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WARD’s Letter to City Council: Lifestyle’s “Community Outreach”

WARD (Worthington Alliance for Responsible Development) sent a letter to City Council last week that I think deserves a wider readership, hence this post.  Their letter, copied below, conveys their reaction to a recent “community outreach” meeting they had with Lifestyle Communities.  A few remarks first:

“Community outreach” would normally mean, in the context of land development proposals, a two-way street between the developer and the public.  The developer tries to truly understand the community in which they want to build, so that, as far as their business model allows, they may offer maximum benefit to the community, while realizing approval of their project.  And the public tries to understand the developer’s ideas and stated reasons for the size, scope, and nature of the project, and to get the facts so they can assess the probable impacts on their families, neighborhoods, and city.  Perspectives and interests are shared.  In this way, ideally, projects may emerge from the dialog improved and to mutual benefit.  Or, alternatively, the developer may come to realize that their basic concept is deemed unsuitable and unwelcome, and thus likely to be rejected by the city or, if needed, by the public via referendum.  In this way, authentic community outreach can serve a valuable vetting process, saving all parties considerable time and money.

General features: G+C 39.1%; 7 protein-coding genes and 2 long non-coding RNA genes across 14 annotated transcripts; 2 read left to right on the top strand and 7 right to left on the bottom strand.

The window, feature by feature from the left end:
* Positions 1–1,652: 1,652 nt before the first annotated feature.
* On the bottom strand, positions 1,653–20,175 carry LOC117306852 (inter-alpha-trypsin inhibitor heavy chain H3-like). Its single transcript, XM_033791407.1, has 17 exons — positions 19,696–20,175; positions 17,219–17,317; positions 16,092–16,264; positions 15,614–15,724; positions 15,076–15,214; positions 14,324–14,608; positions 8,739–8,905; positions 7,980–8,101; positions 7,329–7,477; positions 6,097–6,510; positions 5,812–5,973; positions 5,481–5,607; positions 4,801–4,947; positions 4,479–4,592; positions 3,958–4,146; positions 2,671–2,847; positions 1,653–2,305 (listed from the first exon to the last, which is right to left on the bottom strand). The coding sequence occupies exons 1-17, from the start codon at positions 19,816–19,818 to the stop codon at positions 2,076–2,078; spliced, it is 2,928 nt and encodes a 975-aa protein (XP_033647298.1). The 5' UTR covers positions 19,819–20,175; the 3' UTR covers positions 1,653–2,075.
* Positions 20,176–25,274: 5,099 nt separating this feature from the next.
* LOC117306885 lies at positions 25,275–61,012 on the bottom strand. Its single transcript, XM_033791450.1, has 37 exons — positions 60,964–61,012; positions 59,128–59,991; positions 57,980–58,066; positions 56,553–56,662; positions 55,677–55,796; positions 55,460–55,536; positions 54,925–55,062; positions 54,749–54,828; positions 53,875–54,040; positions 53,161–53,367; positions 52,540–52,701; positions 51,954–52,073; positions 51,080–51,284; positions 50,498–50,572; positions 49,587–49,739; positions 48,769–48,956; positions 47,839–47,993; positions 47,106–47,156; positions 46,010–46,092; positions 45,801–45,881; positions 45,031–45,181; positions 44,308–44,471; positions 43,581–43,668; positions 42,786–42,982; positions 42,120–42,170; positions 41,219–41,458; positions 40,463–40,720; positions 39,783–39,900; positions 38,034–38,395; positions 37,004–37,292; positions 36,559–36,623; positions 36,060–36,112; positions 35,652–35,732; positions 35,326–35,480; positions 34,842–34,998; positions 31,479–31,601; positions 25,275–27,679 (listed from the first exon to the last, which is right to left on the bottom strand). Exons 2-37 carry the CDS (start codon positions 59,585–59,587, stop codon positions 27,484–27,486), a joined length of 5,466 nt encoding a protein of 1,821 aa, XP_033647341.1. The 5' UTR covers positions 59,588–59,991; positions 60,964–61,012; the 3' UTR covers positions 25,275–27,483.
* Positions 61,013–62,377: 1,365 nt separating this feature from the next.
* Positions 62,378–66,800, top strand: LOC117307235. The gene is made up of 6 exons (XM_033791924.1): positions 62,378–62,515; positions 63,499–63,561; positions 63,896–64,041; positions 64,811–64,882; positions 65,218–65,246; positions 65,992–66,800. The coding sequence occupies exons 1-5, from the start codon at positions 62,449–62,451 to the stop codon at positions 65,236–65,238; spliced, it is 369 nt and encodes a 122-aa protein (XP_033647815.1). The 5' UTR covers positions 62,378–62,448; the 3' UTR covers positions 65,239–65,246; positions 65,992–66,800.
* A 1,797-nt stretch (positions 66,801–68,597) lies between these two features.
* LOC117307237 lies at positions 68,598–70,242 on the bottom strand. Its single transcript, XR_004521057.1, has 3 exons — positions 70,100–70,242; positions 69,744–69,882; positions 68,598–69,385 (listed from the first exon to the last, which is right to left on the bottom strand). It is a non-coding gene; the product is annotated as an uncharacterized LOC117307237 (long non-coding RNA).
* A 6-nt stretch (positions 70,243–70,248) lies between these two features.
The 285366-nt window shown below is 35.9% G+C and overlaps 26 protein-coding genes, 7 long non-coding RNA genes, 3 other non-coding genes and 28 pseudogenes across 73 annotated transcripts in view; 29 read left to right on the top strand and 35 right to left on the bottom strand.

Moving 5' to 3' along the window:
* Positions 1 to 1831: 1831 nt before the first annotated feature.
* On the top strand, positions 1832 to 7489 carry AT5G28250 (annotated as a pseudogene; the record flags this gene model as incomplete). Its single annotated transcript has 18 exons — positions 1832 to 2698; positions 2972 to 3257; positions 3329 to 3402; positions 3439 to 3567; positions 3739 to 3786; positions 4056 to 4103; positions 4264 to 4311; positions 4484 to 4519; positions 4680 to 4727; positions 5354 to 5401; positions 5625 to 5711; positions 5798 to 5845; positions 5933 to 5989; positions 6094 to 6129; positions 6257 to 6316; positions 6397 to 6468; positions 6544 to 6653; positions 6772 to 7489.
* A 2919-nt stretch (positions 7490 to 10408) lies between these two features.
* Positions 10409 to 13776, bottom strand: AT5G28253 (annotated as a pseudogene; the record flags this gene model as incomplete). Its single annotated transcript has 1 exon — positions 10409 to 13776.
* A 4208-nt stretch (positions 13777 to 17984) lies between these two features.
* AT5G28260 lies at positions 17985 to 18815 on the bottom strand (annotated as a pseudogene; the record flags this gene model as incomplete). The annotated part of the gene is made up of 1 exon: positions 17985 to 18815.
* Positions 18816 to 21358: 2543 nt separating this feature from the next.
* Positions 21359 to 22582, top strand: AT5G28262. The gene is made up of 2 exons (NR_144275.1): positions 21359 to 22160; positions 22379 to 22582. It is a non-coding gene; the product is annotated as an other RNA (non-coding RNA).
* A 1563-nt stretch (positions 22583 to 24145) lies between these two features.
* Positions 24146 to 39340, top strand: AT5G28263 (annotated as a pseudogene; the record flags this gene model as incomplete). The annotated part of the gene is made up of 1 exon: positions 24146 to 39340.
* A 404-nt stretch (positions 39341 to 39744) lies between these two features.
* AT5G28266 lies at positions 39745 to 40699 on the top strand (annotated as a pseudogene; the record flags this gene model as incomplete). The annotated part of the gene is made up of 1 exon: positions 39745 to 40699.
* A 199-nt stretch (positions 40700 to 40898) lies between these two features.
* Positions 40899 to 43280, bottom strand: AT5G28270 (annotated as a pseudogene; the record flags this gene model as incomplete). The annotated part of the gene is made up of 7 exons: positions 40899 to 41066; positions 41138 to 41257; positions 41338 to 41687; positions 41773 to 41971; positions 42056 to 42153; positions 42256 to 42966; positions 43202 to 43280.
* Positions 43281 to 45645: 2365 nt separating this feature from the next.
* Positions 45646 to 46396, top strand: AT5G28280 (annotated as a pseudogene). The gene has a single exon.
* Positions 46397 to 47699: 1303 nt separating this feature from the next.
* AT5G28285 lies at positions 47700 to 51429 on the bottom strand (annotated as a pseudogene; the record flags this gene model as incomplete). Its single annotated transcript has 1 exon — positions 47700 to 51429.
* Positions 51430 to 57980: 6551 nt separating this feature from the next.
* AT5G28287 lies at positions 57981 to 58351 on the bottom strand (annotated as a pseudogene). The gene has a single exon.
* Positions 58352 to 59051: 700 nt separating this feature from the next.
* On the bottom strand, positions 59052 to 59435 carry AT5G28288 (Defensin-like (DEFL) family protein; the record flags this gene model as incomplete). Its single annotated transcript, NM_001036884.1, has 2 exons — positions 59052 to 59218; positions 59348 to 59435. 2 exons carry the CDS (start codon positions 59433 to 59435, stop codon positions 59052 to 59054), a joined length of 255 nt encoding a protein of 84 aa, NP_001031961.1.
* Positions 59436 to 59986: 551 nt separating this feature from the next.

Community outreach has come to be an expected part of any substantial development proposal in Worthington.  Back in 2015, Lifestyle did not engage in preliminary community outreach regarding UMCH, and got their first taste of public sentiment at the standing-room-only meeting at the WEC.  Their 571 unit proposal was, deservedly, generally derided as inappropriate for the center of Worthington, and they essentially withdrew from public engagement following the meeting.

So when Lifestyle resurfaced late last year with a new proposal for a 730 unit development, I thought, having learned, they would certainly engage in robust community outreach.  How else, given the history of adverse public sentiment, could they have any hope (no matter how unlikely) of winning public approval?  But I also realized that genuine community outreach is predicated on a good-faith effort.  Otherwise, it’s a cynical show.  Mere tactics.  WARD’s letter, below, portends such a scenario.


From: Ward Planning <>

Sent: Wednesday, January 27, 2021 2:20 PM

To: Michael, Bonnie <>

Cc: Bucher, Peter <>; Dorothy, Rachael <>; Kowalczyk, Beth <>; Myers, Scott <>; Robinson, David <>; Smith, Doug <>; Planning <>; Greeson, Matt <>; Stewart, Robyn <>; Brown, Lee <>; Lindsey, Tom <>; Thress, D. Kay <>

Subject: Feedback on Meetings with Lifestyle

Dear Madam President and Members of Council,

We are writing to let you know that WARD met again last night with Mr. Hart of the law firm, Isaac Wiles, representing Lifestyle Communities, along with Mr. Campbell, Owner and Principal at North Star Policy and Project Development, LLC.

For most of us, this was our third introduction to the current Lifestyle proposal through Mr. Hart over the past three weeks.